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The American Rescue Plan: Is it $1.9 Trillion or $3.5 Trillion?

Congress is on track to enact what is being advertised as a temporary injection of $1.9 trillion in emergency COVID-19 relief. But what if the package turns out to cost $3.5 trillion?

The administration’s American Rescue Plan (ARP) is moving under expedited legislative procedures. President Joe Biden laid out a two-step economic plan shortly after being sworn into office. First, to rescue the country from the depths of the pandemic crisis. Second, to “recover” the economy and build back better than before.

The Congressional Budget Office recently estimated that the House-reported bill would increase spending by $1.92 trillion over the next decade and reduce revenues by $33 billion over the same period. This assessment, however, masks what is likely to become the true cost of the legislation over the next decade.

In the world of federal budgeting, what really matters is not the one-year cost or savings of enacted legislation, but the multiyear impact of policies on the federal ledger. It is a time-honored, bipartisan practice to diminish the apparent costs of tax cuts or new benefits by “sunsetting” the provisions. However, once these desirable provisions are enacted, Congress rarely takes them away, particularly when the benefits are enjoyed by a large swath of the country or a broad set of business interests. The annual extension of numerous tax expenditures are a case in point, as are the Bush tax cuts (which were mostly made permanent). Many key provisions in the 2017 Tax Cuts and Jobs Act are set to expire in the coming years. It is highly unlikely they will all be allowed to lapse.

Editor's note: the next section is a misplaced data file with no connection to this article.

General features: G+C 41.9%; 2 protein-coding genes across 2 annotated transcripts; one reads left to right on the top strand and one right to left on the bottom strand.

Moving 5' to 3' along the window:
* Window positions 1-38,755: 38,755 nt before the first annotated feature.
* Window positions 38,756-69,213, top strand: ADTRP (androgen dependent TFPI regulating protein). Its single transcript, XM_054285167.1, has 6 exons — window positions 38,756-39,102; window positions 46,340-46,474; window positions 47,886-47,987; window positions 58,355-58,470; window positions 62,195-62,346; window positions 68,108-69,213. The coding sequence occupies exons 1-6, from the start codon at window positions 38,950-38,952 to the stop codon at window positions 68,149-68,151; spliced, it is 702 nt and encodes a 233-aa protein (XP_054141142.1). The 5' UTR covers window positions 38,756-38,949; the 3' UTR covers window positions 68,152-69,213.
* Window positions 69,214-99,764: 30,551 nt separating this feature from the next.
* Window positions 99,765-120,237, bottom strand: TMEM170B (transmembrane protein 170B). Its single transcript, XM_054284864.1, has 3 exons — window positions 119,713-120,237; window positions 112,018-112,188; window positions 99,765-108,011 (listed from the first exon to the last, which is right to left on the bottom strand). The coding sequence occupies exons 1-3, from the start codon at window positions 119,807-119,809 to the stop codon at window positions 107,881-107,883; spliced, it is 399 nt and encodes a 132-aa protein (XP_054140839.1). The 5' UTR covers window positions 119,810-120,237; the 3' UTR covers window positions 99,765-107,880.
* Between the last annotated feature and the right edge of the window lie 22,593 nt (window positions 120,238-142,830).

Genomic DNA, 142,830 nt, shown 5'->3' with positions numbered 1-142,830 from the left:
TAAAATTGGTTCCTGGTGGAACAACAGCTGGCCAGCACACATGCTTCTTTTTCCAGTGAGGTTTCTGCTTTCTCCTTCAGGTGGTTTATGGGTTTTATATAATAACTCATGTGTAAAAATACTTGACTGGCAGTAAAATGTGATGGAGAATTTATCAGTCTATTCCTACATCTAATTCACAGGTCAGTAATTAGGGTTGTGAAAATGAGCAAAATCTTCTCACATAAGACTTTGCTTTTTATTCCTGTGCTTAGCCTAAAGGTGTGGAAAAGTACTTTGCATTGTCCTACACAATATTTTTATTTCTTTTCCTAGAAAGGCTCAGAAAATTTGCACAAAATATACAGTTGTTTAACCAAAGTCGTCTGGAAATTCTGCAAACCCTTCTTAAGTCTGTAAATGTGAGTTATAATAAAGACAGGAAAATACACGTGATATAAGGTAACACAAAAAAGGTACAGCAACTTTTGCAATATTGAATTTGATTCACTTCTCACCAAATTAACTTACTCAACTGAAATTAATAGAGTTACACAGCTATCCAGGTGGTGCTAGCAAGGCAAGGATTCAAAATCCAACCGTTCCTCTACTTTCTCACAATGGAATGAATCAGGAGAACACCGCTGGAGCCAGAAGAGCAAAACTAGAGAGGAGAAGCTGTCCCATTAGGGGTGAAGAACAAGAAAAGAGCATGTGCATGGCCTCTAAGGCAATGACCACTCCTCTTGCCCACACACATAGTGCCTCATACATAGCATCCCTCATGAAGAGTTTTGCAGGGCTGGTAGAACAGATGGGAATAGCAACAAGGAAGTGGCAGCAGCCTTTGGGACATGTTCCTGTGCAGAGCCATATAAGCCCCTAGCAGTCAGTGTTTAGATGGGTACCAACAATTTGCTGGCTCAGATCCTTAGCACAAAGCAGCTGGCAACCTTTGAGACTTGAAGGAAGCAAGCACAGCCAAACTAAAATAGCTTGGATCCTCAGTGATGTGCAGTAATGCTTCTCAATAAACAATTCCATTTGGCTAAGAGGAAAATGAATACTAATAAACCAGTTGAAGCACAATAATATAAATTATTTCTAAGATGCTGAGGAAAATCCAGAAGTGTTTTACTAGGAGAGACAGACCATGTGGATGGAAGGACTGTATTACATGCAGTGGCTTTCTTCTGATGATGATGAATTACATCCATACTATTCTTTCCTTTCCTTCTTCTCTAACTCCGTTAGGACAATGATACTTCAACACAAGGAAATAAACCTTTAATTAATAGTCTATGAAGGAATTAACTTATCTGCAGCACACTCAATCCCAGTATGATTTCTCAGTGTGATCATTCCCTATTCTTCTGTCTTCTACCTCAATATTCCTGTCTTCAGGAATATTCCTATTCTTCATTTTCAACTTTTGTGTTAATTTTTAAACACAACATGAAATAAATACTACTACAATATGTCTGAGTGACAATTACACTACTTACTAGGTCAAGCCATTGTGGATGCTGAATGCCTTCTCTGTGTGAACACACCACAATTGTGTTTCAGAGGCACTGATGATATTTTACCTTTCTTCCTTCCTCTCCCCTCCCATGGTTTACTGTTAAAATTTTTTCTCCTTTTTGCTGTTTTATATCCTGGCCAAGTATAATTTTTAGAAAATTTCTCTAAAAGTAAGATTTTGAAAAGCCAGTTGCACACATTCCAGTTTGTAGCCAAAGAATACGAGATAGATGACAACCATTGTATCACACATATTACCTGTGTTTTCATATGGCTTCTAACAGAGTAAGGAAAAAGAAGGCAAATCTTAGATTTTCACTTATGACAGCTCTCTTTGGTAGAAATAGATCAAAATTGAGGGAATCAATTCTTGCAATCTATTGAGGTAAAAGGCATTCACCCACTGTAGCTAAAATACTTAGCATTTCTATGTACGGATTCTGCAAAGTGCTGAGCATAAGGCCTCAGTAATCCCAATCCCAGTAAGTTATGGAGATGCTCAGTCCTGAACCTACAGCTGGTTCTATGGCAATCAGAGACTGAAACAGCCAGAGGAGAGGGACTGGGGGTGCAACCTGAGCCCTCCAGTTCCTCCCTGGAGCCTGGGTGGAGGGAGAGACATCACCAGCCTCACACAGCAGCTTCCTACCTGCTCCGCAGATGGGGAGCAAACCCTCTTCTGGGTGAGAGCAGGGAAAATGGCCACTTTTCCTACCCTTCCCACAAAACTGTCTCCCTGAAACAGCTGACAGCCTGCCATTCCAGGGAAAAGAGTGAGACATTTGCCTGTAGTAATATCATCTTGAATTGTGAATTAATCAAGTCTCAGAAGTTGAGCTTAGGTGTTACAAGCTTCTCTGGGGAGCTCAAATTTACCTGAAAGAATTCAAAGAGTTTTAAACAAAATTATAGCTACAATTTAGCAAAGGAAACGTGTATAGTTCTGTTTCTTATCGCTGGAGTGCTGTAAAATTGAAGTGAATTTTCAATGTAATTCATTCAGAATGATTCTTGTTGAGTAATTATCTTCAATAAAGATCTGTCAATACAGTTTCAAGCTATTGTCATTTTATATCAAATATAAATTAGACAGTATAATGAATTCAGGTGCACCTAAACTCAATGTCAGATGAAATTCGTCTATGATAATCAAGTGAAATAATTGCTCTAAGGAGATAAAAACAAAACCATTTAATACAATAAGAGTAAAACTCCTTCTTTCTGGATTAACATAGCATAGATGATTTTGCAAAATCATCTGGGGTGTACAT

The extension of these popular programs is a major reason federal deficits and debt are expected to grow into the future. As the Urban Institute’s Gene Steuerle has written: “never in our history have so many dead and past office holders had such an impact on the course of the country’s fiscal future.”

If past is prologue, several short-term programs in the $1.9 trillion package are likely to be extended at considerable added cost.

First, it should be noted that of the $1.9 trillion, CBO projects that approximately two-thirds will be injected into the economy over the next seven months. The other one-third will stretch out over the next nine years—through the end of the decade. Indeed, fully $250 billion will be spent beyond the end of 2022. It may be a stretch to call those funds expended after 2022 urgently needed for the current crisis at hand.

Second, many of the major spending and tax provisions sunset at the end of calendar year 2021. Ostensibly this is because the pandemic will have subsided and the rescue will have been completed. However, it is easy to see how many one-time provisions may be extended beyond the end of this year, regardless of the state of the economy. Examples include: